Wednesday, October 29, 2014

The Trading Post #5: All the Way to the Backstop

When it nears the end of a month, things tend to get a little crazy at work. Though I am awash in cards right now (I've picked up a 5000-count box at each of the last two monthly card shows), it's unlikely that I'll be able to make another post in October, which means that I've done a whole month of nothing but trade posts!

Wrapping up my first round of trades, I received a shipment of assorted cardboard from Marcus, the writer of the Padres-focused All the Way to the Backstop. I found plenty of Gwynns and Finleys for him, as you can see here.

Before this shipment, I was not familiar with this insert set from 2013 Topps. This example of Making Their Mark shows Wilin Rosario taking a mighty cut in Coors Field.

2013 Topps Making Their Mark #MM-10 Wilin Rosario
There's just enough purple in this design without it being distracting. It's more of an accent, even showing up in "Baby Bull's" batting gloves and in the dugout roof (perhaps the best clue for spotting a Coors Field Card).

I haven't been this much into collecting in many, many years, so I've gotten to know the 2014 Topps set pretty well. That's why this Dylan Bundy card jumped out at me, since I didn't recognize it at all. I did a little digging and it turns out this is a rare variation short-print card, few of which I've seen in person.

2014 Topps #531B Dylan Bundy SP (USA Jersey)
This inspired me to re-examine several stacks from my extras box, and I was able to locate a couple others, like this "Rally Squirrel" variant of David Freese's 2012 issue.

2012 Topps #273B David Freese SP (Holding Squirrel)
These short prints are a bit of a pain to identify in a giant stack of duplicates, but...Squirrel!

For all the overproduction cardboard out there, I seem to have relatively few insert cards from that era. They're much appreciated, especially when they're of Griffey, Jr. or his superstar twin, Frank Thomas, the two who tended to command the highest Beckett values in those heady days.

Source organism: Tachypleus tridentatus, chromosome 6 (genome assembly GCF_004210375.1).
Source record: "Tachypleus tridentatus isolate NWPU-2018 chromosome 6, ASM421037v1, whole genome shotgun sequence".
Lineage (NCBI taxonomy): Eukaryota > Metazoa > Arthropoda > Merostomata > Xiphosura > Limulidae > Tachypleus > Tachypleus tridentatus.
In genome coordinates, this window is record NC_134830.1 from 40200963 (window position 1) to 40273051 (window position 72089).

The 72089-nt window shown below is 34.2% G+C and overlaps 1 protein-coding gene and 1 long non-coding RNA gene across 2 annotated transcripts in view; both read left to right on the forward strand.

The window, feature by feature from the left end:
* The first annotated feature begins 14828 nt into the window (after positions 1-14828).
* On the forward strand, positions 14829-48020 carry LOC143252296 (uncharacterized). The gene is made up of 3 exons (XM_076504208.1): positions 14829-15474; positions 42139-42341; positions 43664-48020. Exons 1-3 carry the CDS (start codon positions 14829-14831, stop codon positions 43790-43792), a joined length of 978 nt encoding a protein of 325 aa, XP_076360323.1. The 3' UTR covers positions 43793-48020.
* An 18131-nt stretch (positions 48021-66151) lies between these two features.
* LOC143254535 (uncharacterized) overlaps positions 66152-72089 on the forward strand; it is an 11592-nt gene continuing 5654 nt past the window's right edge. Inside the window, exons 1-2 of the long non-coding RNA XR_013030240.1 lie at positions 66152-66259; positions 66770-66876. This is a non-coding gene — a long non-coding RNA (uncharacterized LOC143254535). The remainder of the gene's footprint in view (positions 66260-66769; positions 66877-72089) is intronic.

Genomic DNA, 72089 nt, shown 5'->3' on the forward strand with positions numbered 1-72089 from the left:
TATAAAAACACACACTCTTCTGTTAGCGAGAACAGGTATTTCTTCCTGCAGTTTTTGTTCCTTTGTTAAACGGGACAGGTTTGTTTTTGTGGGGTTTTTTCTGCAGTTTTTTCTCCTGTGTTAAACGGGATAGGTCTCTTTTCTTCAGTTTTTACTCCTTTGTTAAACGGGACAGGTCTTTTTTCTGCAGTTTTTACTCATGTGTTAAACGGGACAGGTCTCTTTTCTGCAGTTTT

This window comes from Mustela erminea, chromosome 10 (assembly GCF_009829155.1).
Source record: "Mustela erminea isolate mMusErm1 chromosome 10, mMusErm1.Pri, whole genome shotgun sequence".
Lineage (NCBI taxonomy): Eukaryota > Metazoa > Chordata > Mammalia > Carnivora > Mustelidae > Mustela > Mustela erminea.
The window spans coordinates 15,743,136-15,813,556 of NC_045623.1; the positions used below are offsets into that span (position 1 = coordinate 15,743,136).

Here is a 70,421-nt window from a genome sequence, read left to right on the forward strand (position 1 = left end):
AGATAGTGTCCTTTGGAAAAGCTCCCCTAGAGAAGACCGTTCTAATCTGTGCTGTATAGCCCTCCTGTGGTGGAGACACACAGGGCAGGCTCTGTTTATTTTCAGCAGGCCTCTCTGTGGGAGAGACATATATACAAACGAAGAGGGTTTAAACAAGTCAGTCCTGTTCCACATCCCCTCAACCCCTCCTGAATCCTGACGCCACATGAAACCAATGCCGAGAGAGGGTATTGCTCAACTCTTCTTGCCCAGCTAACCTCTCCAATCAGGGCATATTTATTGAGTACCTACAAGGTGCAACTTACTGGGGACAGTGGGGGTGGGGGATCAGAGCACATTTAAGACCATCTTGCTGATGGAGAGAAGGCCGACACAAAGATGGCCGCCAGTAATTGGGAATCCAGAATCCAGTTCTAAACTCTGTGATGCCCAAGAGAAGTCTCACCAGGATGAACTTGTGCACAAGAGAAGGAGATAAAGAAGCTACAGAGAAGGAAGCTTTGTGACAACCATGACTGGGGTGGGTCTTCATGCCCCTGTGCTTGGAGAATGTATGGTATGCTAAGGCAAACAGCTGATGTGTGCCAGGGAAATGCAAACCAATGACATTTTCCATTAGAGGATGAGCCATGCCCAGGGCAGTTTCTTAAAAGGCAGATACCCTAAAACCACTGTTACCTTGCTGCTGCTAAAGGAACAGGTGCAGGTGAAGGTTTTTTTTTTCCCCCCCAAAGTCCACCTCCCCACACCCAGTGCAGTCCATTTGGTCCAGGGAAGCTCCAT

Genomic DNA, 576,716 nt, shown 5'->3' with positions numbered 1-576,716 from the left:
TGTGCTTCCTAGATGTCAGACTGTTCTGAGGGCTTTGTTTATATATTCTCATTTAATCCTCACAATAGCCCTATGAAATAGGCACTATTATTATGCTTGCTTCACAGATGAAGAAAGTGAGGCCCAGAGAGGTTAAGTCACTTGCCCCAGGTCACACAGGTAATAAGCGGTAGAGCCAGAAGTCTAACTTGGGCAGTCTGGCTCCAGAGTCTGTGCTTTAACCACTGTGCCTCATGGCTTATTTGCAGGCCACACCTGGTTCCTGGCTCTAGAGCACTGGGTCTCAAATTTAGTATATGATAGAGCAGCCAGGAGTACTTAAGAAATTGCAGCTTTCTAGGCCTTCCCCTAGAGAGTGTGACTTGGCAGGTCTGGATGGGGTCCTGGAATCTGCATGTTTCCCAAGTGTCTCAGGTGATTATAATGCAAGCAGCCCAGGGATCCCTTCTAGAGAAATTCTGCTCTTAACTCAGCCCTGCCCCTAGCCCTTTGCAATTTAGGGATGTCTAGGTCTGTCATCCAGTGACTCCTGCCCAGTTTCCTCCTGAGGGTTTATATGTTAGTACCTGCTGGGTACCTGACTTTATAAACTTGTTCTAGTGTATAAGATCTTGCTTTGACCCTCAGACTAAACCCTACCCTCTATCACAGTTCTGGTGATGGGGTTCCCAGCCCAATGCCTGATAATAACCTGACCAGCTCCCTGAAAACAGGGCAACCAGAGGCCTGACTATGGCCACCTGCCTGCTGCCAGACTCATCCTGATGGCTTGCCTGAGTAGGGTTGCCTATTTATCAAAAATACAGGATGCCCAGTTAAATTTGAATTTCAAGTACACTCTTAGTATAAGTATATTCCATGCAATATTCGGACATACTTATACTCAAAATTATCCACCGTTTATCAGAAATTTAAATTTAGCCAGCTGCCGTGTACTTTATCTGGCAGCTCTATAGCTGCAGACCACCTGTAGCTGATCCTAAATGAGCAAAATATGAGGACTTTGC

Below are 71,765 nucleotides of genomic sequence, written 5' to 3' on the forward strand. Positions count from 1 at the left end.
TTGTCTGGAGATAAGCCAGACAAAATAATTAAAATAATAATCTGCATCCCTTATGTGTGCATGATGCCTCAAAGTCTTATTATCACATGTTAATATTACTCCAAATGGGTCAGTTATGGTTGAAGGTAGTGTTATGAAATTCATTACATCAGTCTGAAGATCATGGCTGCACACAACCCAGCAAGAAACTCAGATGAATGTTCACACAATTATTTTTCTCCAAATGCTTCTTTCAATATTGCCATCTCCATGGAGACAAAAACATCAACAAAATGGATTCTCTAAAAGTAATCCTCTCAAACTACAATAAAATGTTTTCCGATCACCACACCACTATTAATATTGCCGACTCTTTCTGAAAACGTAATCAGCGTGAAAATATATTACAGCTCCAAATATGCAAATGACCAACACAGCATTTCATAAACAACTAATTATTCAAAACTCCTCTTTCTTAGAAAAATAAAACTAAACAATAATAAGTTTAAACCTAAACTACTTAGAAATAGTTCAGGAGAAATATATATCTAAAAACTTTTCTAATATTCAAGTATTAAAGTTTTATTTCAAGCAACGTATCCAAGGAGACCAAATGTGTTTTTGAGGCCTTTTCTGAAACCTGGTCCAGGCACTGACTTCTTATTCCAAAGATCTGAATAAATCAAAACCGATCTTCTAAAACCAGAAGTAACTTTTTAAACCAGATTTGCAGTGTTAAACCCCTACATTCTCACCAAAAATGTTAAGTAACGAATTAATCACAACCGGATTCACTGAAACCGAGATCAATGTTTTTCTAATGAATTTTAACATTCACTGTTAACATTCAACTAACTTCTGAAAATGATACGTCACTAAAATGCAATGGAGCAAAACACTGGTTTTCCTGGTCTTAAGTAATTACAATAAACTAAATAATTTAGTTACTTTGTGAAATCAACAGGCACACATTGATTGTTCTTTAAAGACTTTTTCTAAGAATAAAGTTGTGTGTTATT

1992 Fleer All-Stars #23 Ken Griffey, Jr.
It's a bit off-centered and has an unsightly print spot, but 1992 was before card companies got crazy with gold foil and LSD designs. Just a nice, simple, black-bordered card with a bit of gold accent to catch the eye.

Marcus also threw in some extra-premium cards, one from a millennium-era SP Authentic set, and another from the ultra-expensive Topps Museum Collection.

2000 SP Authentic #52 Fernando Tatis
2012 Topps Museum Collection #23 Tony Gwynn
These two have surprisingly similar designs, considering they're from different companies and separated by a dozen years. I believe this is now my fifth card from Museum Collection (equivalent to a pack), and I doubt I've paid more than a buck or two for them all. Which is odd, because a box of merely twenty usually retails in the $200 range.

2013 Topps Museum Collection Green #95 Harmon Killebrew /199
And two of those five are serial numbered, like the one above, which I believe came from a dealer's dollar box. How this sort of stuff ends up in discount boxes is beyond me.

The baseball playoffs, and especially the World Series, tend to remind me of the history of this great sport. The copper-colored Sweet Spot Classic set is one of my favorites that features stars from long ago.

2005 Sweet Spot Classic #60 Mickey Cochrane
The back of this card gives a short history of Mickey Cochrane's World Series successes, noting that he won three rings with two different clubs, including two under legendary manager Connie Mack. Depending on what happens in Game 7 tonight, we'll either have a slew of first-time winners, or some October veterans adding to their collection of championships, just like Cochrane.

It's been a great series, as we've witnessed some very impressive defense and pitching performances. Regardless of the outcome, the conclusion of Game 7 is sure to be a bittersweet moment. Spring is a long time away.

1 comment: